The precedence of ^ is 3, and since it's right associative, the min_prec for the recursive call stays 3. This will mean that the recursive call will consume the next ^ operator before returning to the original compute_expr, grouping the expression as follows:
8 ^ (9 ^ 10)
Handling subexpressions
The algorithm pseudocode presented above doesn't explain how parenthesized subexpressions are handled. Consider this expression:
2000 * (4  3) / 100
It's not clear how the while loop can handle this. The answer is compute_atom. When it sees a left paren, it knows that a subexpression will follow, so it calls compute_expr on the sub expression (which lasts until the matching right paren), and returns its result as the result of the atom. So compute_expr is oblivious to the existence of subexpressions.
Finally, in order to stay short the pseudocode leaves some interesting details out. What follows is a full implementation of the algorithm that fills all the gaps.
A Python implementation
Here is a Python implementation of expression parsing by precedence climbing. It's kept short for simplicity, but can be be easily expanded to cover a more realworld language of expressions. The following sections present the code in small chunks. The whole code is available here.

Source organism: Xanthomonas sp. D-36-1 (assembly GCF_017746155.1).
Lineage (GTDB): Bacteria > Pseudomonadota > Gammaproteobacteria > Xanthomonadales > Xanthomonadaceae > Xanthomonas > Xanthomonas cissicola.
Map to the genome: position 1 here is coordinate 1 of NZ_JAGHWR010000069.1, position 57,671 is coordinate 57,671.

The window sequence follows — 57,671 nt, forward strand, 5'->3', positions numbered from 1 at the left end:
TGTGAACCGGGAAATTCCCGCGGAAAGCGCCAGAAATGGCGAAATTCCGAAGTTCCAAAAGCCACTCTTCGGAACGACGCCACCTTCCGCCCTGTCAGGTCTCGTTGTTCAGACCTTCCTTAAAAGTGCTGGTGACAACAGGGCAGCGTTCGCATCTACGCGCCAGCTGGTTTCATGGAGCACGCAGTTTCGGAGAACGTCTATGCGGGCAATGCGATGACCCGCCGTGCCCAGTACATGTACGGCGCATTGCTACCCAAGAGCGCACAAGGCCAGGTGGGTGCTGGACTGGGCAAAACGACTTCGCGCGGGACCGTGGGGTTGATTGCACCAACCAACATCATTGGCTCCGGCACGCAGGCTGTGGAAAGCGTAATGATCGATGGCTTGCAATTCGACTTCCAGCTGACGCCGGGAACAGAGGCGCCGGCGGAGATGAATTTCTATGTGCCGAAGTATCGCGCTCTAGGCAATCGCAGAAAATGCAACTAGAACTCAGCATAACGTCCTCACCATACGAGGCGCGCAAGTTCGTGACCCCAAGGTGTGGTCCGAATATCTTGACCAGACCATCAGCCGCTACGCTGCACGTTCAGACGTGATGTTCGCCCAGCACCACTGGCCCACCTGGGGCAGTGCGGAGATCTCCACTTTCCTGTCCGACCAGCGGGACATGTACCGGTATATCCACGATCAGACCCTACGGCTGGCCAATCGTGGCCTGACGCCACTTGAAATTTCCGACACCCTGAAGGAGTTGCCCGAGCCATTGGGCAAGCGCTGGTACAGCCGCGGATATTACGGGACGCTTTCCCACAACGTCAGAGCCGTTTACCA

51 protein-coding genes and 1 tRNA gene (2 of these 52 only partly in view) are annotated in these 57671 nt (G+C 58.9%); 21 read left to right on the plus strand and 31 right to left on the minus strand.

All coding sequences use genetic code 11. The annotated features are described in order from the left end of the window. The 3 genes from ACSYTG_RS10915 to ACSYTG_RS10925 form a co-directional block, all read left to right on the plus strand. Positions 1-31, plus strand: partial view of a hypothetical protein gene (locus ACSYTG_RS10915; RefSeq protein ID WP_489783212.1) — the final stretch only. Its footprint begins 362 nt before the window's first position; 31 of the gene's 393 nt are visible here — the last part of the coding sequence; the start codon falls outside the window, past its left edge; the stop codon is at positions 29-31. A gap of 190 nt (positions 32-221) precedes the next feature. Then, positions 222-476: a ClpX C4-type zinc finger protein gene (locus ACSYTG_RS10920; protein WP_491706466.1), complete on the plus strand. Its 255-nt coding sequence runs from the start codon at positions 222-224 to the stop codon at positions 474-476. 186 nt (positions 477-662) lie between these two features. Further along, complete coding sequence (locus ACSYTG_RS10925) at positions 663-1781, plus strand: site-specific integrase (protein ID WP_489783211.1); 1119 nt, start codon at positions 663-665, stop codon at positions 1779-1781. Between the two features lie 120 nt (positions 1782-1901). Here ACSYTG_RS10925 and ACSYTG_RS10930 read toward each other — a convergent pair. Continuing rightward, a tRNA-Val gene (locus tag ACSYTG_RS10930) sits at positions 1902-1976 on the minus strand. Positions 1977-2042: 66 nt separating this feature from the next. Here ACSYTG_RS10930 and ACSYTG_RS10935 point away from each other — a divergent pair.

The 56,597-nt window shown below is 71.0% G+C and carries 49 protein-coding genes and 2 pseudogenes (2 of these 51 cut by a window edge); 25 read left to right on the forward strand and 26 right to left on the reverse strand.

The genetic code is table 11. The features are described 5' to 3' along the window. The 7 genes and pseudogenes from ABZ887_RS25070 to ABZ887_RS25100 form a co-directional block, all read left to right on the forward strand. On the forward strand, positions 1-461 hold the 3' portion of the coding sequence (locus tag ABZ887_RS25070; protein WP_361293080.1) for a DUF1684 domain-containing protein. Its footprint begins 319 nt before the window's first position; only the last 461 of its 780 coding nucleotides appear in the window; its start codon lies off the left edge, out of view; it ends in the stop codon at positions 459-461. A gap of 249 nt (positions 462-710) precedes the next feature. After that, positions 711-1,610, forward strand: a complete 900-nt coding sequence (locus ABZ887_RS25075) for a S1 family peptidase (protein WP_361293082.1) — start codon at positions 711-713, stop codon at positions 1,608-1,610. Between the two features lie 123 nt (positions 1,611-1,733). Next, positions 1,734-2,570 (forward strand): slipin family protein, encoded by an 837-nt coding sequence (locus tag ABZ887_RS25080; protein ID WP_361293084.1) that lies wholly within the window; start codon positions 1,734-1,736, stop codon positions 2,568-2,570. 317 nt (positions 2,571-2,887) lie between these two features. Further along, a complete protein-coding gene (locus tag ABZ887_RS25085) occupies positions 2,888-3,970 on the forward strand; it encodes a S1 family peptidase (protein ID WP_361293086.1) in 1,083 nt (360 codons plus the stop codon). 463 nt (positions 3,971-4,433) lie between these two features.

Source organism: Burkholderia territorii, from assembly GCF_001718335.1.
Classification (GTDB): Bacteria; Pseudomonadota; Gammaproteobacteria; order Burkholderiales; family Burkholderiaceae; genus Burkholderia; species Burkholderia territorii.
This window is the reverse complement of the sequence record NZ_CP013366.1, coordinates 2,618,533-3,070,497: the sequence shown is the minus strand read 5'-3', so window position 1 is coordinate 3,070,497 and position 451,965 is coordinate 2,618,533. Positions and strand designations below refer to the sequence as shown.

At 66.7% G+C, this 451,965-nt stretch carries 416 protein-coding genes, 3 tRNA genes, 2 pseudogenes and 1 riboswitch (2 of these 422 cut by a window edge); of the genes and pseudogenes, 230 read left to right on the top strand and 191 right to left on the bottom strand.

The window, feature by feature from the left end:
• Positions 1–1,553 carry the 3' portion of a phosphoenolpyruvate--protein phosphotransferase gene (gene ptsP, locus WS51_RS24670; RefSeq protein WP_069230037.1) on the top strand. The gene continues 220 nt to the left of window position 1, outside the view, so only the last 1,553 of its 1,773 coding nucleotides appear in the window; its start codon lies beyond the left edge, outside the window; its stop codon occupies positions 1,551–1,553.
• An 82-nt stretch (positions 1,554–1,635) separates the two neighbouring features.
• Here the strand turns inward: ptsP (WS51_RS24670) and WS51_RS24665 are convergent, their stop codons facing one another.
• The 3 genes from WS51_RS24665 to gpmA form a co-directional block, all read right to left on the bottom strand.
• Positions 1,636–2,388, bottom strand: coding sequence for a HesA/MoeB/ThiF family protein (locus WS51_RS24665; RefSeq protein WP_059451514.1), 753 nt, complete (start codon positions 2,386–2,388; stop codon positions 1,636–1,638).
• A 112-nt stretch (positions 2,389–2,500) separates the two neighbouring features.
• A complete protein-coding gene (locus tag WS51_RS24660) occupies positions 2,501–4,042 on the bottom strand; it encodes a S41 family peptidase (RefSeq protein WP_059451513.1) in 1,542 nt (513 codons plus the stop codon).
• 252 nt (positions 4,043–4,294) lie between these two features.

I'll start with a small tokenizer class that breaks text into tokens and keeps a state. The grammar is very simple: numeric expressions, the basic arithmetic operators +, , *, /, ^ and parens  (, ).
Tok = namedtuple('Tok', 'name value')
class Tokenizer(object):
""" Simple tokenizer object. The cur_token attribute holds the current
token (Tok). Call get_next_token() to advance to the
next token. cur_token is None before the first token is
taken and after the source ends.
"""
TOKPATTERN = re.compile("\s*(?:(\d+)(.))")
def __init__(self, source):
self._tokgen = self._gen_tokens(source)
self.cur_token = None
def get_next_token(self):
""" Advance to the next token, and return it.
"""
try:
self.cur_token = self._tokgen.next()
except StopIteration:
self.cur_token = None